For the first time in a good half-century, the U.S. socialist left has an opportunity to engage in mass politics and make a real impact in mainstream political life. If we didn’t, the White House wouldn’t feel the need to publish 72-page memos propagandizing against us. We have to think logically and systematically about how to make the most of that opportunity.
What do we need to make a socialist revolution? Many things, obviously, but we can’t dispense with these two. First, we need the working-class majority to understand what’s wrong with capitalism and see the need for its replacement. Second, we need the working-class majority to be strong enough to really go toe-to-toe with the capitalist class and win.
When the socialist left thinks about how to choose the demands we should elevate and the campaigns we should focus our energy on, we should always be asking whether a particular fight serves these two purposes: building working-class consciousness and confidence (or ideological empowerment), and strengthening working-class institutions and giving working people more leverage over the bosses (material empowerment).
There are some reforms that — if fought for strategically and won on the right terms — position us better to square off with capitalism down the line and not get obliterated in the process. The Austrian socialist Andre Gorz called this kind of reform a “structural reform.” To be a structural reform, a reform cannot simply be an improvement in the immediate state of affairs; it has to involve a transfer of significant power from capital to labor, constitute “a victory of democracy over the dictatorship of profit,” and point to a world beyond capitalism.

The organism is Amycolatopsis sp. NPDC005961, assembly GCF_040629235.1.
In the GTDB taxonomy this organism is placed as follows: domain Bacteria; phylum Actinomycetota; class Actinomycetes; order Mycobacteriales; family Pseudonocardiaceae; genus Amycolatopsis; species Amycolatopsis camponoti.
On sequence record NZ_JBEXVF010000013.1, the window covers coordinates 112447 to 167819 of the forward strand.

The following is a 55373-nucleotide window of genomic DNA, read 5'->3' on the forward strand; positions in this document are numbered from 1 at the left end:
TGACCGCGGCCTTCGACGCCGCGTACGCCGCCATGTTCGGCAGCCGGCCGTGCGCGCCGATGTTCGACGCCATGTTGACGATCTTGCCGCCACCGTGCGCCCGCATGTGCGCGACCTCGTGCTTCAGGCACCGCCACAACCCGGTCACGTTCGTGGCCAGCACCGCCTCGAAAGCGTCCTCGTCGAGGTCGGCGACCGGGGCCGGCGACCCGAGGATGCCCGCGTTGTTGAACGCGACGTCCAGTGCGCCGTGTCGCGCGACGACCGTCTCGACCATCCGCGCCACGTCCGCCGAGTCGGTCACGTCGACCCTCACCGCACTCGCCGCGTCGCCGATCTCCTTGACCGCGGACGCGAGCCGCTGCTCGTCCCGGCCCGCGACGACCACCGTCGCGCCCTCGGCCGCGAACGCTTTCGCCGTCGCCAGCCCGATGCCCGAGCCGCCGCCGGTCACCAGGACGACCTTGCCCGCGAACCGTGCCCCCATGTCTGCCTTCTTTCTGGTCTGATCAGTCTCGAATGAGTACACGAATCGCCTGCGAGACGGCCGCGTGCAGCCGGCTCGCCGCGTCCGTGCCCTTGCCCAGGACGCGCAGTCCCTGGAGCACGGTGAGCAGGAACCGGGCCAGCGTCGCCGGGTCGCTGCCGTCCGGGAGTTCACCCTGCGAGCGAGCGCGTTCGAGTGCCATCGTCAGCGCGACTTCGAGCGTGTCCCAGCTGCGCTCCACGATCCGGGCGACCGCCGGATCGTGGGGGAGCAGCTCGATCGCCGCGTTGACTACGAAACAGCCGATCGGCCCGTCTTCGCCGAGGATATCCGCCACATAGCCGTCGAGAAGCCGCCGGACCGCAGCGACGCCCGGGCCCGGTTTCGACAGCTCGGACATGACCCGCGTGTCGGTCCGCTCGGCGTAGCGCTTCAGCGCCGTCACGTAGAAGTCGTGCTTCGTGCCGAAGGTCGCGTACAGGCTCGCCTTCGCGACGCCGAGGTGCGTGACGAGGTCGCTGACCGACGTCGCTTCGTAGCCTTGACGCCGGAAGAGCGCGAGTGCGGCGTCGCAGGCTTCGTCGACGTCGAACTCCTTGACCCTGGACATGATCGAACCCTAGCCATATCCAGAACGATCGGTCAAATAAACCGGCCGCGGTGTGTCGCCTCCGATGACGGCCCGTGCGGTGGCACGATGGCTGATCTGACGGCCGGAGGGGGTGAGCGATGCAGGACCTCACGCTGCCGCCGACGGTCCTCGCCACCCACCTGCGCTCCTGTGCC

Fighting for structural reforms raises the possibility of broadening the popular political imagination, raising working-class expectations, and strengthening working-class institutions and political formations. Fortunately, we have the possibility of participating in precisely this kind of reform struggle today: the fight for Medicare for All.
A key concept at play here is “decommodification.” The word means to take something out of the capitalist market, to shield it from the profit motive, to ban the involvement of private corporations and turn it over to the people. It’s what socialists want to do with everything, from housing and education to transportation and beyond.
And we’re in luck, because millions of people are demanding that that we do that right now with health insurance. In record numbers, we see that ordinary working-class people want health insurance to be provided by the state via taxes, and administered via a universal democratically-run program, to the detriment of insurance CEOs and benefit of everyone else.